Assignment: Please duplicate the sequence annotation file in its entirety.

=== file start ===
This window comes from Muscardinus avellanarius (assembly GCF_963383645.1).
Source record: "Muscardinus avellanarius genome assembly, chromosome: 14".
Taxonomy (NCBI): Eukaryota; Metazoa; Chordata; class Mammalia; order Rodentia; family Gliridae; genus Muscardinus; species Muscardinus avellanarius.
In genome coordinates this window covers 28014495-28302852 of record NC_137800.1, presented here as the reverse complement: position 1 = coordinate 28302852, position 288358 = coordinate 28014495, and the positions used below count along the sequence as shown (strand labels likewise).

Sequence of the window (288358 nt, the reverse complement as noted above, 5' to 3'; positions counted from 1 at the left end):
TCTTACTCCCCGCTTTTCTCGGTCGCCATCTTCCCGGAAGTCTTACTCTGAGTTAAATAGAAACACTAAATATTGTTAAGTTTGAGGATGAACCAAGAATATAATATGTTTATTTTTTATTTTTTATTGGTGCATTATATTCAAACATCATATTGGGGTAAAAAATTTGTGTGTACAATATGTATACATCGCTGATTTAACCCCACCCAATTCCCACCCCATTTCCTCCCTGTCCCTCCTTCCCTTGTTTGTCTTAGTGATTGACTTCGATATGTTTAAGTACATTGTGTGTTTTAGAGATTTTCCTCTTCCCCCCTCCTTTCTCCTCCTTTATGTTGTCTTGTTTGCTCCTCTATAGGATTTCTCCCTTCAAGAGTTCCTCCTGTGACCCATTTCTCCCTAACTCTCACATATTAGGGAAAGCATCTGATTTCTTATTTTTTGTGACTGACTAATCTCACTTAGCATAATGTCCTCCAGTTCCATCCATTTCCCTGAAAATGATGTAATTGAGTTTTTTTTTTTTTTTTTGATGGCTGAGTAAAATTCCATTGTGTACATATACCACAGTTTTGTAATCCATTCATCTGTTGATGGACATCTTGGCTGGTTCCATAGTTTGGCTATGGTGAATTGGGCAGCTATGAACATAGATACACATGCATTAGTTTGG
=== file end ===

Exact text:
This window comes from Muscardinus avellanarius (assembly GCF_963383645.1).
Source record: "Muscardinus avellanarius genome assembly, chromosome: 14".
Taxonomy (NCBI): Eukaryota; Metazoa; Chordata; class Mammalia; order Rodentia; family Gliridae; genus Muscardinus; species Muscardinus avellanarius.
In genome coordinates this window covers 28014495-28302852 of record NC_137800.1, presented here as the reverse complement: position 1 = coordinate 28302852, position 288358 = coordinate 28014495, and the positions used below count along the sequence as shown (strand labels likewise).

Sequence of the window (288358 nt, the reverse complement as noted above, 5' to 3'; positions counted from 1 at the left end):
TCTTACTCCCCGCTTTTCTCGGTCGCCATCTTCCCGGAAGTCTTACTCTGAGTTAAATAGAAACACTAAATATTGTTAAGTTTGAGGATGAACCAAGAATATAATATGTTTATTTTTTATTTTTTATTGGTGCATTATATTCAAACATCATATTGGGGTAAAAAATTTGTGTGTACAATATGTATACATCGCTGATTTAACCCCACCCAATTCCCACCCCATTTCCTCCCTGTCCCTCCTTCCCTTGTTTGTCTTAGTGATTGACTTCGATATGTTTAAGTACATTGTGTGTTTTAGAGATTTTCCTCTTCCCCCCTCCTTTCTCCTCCTTTATGTTGTCTTGTTTGCTCCTCTATAGGATTTCTCCCTTCAAGAGTTCCTCCTGTGACCCATTTCTCCCTAACTCTCACATATTAGGGAAAGCATCTGATTTCTTATTTTTTGTGACTGACTAATCTCACTTAGCATAATGTCCTCCAGTTCCATCCATTTCCCTGAAAATGATGTAATTGAGTTTTTTTTTTTTTTTTTGATGGCTGAGTAAAATTCCATTGTGTACATATACCACAGTTTTGTAATCCATTCATCTGTTGATGGACATCTTGGCTGGTTCCATAGTTTGGCTATGGTGAATTGGGCAGCTATGAACATAGATACACATGCATTAGTTTGG